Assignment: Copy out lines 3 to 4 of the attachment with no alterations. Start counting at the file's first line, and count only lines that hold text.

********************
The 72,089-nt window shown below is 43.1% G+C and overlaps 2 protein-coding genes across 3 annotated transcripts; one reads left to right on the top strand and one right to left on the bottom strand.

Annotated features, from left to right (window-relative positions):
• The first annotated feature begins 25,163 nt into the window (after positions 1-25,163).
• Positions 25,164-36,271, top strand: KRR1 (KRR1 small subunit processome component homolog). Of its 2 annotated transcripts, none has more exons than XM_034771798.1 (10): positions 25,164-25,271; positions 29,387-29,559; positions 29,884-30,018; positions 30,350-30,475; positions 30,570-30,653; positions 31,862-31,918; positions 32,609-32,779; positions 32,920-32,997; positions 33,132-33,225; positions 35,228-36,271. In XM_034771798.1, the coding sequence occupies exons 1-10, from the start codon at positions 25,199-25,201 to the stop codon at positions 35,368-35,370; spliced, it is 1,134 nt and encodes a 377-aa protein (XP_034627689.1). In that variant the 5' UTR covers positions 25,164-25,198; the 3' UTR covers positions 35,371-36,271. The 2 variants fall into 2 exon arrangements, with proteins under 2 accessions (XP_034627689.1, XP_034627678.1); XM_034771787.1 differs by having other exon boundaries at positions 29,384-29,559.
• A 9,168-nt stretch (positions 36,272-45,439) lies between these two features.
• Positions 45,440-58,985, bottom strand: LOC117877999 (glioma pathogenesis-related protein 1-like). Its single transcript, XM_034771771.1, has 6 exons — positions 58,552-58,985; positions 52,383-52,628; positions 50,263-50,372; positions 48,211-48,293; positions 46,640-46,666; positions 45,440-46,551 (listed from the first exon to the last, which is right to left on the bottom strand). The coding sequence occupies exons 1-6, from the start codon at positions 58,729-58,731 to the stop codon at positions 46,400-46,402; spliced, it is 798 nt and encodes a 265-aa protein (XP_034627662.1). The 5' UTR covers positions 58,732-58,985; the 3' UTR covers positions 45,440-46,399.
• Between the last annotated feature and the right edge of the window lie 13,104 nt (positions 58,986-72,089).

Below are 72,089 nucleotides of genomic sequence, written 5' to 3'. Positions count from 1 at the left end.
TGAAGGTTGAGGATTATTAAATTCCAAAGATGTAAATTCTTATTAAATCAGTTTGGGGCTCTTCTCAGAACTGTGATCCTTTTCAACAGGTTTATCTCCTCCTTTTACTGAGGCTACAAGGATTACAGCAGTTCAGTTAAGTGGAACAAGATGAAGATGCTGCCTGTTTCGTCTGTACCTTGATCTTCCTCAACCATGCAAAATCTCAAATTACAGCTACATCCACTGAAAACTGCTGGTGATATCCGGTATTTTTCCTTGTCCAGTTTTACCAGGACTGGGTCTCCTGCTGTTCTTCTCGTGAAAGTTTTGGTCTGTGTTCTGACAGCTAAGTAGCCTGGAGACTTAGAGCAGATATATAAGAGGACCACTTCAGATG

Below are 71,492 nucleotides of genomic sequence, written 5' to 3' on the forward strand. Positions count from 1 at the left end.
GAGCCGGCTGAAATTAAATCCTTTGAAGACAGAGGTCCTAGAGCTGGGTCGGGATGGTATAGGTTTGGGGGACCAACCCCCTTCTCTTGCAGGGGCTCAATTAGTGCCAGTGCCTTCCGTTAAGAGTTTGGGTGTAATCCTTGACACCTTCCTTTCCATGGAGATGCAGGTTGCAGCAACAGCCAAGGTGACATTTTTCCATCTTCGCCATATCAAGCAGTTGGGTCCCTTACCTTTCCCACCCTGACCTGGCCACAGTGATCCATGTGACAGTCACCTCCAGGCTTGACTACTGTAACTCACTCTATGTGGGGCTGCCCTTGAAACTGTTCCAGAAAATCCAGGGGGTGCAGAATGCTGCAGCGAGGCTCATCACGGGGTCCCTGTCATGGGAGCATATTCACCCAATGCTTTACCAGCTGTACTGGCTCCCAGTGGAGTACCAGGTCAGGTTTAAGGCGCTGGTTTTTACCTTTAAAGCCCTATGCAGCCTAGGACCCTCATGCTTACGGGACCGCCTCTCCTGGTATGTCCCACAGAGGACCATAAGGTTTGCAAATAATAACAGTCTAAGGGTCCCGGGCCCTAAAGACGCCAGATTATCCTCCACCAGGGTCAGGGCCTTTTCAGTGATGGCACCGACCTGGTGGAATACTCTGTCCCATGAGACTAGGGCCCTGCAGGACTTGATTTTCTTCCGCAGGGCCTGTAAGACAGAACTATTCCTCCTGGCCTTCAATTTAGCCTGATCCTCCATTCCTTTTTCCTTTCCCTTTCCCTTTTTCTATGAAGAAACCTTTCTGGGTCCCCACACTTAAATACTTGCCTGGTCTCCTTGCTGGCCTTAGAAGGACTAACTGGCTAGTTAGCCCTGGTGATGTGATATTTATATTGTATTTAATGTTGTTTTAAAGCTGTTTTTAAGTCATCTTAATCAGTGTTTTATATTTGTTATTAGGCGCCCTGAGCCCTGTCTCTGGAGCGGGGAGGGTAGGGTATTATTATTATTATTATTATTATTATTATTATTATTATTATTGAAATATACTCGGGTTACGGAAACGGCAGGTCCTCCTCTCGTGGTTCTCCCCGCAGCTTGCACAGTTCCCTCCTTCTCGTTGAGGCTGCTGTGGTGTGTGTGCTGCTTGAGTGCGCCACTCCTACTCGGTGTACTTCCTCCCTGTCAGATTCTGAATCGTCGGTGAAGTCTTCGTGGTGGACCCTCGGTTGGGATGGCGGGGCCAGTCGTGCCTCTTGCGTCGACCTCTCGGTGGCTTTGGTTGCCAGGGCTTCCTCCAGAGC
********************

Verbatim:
• The first annotated feature begins 25,163 nt into the window (after positions 1-25,163).
• Positions 25,164-36,271, top strand: KRR1 (KRR1 small subunit processome component homolog). Of its 2 annotated transcripts, none has more exons than XM_034771798.1 (10): positions 25,164-25,271; positions 29,387-29,559; positions 29,884-30,018; positions 30,350-30,475; positions 30,570-30,653; positions 31,862-31,918; positions 32,609-32,779; positions 32,920-32,997; positions 33,132-33,225; positions 35,228-36,271. In XM_034771798.1, the coding sequence occupies exons 1-10, from the start codon at positions 25,199-25,201 to the stop codon at positions 35,368-35,370; spliced, it is 1,134 nt and encodes a 377-aa protein (XP_034627689.1). In that variant the 5' UTR covers positions 25,164-25,198; the 3' UTR covers positions 35,371-36,271. The 2 variants fall into 2 exon arrangements, with proteins under 2 accessions (XP_034627689.1, XP_034627678.1); XM_034771787.1 differs by having other exon boundaries at positions 29,384-29,559.